Spirit Scientists Plot a Course

Pasadena, Spirit Mission Sol 10

This zoomed-in overhead view of the Mars Exploration Rover Spirit’s estimated landing site and surrounding area shows the rover’s potential "itinerary." Scientists and engineers plan to drive the rover approximately 250 meters (820 feet) from the green point to the rim of a nearby crater measuring 192 meters (630 feet) in diameter. They then plan to drive toward the east hills, the tops of which measure 2-3 kilometers (1-2 miles) away from the rover’s estimated landing site. This image is a composite of images taken by the camera on Mars Global Surveyor and the descent image motion estimation system camera located on the bottom of the rover’s lander.

The Spirit navigation team has figured out precisely where the rover landed and mission scientists are ready to go exploring.

"We know where we are now," announced MER Principal Investigator Steve Squyres Tuesday. "And we also know where we’re going."

Mission engineers expect the rover to roll down off its landing platform onto the martian surface late Wednesday night.

The first thing Spirit will do after getting all six wheels on the ground is sample the soil in the immediate vicinity of the landing platform. Once that task is complete, Spirit will head out toward a nearby crater.

The crater, about 200 meters (about 650 feet) across, offers the Spirit team what they believe is their best opportunity to examine older materials from below the surface that may reveal Gusev‘s history.

"As we go closer" to the crater, said Squyres, "we will go deeper and deeper into what geologists call the ejecta blanket, the stuff that was thrown out of the crater. We will see stuff that was excavated from 10, 20, 30 meters down beneath the surface. It will provide a window into the subsurface of Mars."

The crater, as yet unnamed, is about 250 meters (about 800 feet) away. It will take Spirit many days, perhaps weeks, to get there. Even if it made a beeline for the crater, Spirit would need at least 5 or 6 days to reach the its rim. But scientists don’t plan to rush things. The rover will probably stop many times along the way to examine interesting rocks.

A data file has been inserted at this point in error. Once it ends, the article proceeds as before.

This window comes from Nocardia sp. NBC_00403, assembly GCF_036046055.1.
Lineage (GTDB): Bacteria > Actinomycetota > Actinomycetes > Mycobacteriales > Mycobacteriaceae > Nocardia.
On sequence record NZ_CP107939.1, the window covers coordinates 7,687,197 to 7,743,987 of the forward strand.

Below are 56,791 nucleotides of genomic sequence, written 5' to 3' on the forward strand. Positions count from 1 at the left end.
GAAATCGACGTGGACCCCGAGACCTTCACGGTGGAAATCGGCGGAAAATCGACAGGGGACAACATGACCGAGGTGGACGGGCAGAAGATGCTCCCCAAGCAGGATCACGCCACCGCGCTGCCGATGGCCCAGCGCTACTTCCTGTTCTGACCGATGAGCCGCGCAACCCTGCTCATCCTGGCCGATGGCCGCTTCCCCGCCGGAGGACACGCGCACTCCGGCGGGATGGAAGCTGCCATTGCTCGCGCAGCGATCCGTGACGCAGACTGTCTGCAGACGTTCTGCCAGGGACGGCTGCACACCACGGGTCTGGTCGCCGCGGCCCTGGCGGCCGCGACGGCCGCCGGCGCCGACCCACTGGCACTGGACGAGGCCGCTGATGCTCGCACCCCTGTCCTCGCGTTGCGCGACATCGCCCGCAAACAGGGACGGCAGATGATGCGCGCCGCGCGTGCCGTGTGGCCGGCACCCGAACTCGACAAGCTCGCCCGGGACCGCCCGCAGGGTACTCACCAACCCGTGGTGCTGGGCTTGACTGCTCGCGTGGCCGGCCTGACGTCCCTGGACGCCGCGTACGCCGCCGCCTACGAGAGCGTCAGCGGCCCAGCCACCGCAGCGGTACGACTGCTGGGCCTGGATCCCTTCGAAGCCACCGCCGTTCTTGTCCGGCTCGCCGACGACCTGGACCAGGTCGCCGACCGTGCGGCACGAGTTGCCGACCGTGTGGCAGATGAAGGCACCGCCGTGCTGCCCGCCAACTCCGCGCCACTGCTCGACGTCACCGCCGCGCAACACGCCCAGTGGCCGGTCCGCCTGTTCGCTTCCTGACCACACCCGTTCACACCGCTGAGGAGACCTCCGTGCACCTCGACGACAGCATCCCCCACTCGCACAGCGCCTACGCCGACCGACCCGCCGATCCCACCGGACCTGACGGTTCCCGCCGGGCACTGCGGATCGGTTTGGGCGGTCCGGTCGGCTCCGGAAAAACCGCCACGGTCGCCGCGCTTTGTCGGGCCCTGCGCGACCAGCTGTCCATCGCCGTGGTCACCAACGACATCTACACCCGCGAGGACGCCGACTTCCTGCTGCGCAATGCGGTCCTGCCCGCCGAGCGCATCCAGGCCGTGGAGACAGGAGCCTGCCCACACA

Moreover, as Spirit approaches the crater, the very thing that makes it a compelling target of investigation – the fact that rocks have been thrown up to the surface by the impact that created the crater – may slow the rover’s progress. The closer Spirit gets to the crater rim, the more hazardous the terrain may become, and Spirit may need to approach cautiously.

It’s too early to tell whether Spirit will be able to get right up to the crater rim – or perhaps, even to sample material inside the crater. From a distance, scientists can see that the rim is about 5 meters (about 16 feet) high most of the way around. One segment of the rim, which, fortunately, is on the side of the crater from which Spirit will approach, has collapsed. But when the rover gets closer, scientists may decide that it is too risky to make a close approach.

After exploring the crater, Spirit will head for the hills. A cluster of hills, some 100 meters (300 feet) high, lies to the east. They are one of the most prominent features of the landing site. Now that scientists know where Spirit is, they have been able to determine that the nearest of these hills is just under 3 kilometers (less than 2 miles) away.

In the distance stand the east hills, which are closest to the Mars Exploration Rover Spirit in comparison to other hill ranges seen on the martian horizon. The top of the east hills are approximately 2 to 3 kilometers (1 to 2 miles) away from the rover’s approximate location. This image was taken on Mars by the rover’s panoramic camera.
Credit: NASA/JPL/Cornell

What the hills are made and what processes formed them are still unknowns.

One possibility, said Squyres is that the hills represent material that has been sticking up above the crater since before it was filled in. "You can think of them as islands sticking out of a sea of debris that fills the crater."

The other possibility, he said, is that the crater was once filled in to the height of the top of the hills, and that much of it has since been stripped away by water or wind, "leaving these hills as remnants."

Spirit may never reach the hills. Its mission design calls for the rover to traverse a minimum total of 600 meters (about 1/3 of a mile). Spirit will cover nearly half that distance getting to the crater. The hills are nearly 5 times as far away.

Nevertheless, the closer the rover gets, the more it will be able to learn. Spirit’s Pancam will be able to take increasingly detailed images of the hills; and Mini-TES will be able to target smaller and smaller areas in an effort to tease out their mineral composition.

As it approaches, Spirit may also find material on the surface that originated in the hills. "There are a variety of processes that could transport stuff down from the hills," said Squyres. "Impact cratering on the hills could throw stuff out towards where we are." Wind or water erosion could also have deposited material from the hills onto the plain below.

But, Squyres said, the only way to figure out which theories are correct is "to get as close as we can and try to find out."

Related Web Pages

Mars Exploration Rover (Latest News from NASA JPL)
Latest Images from Mars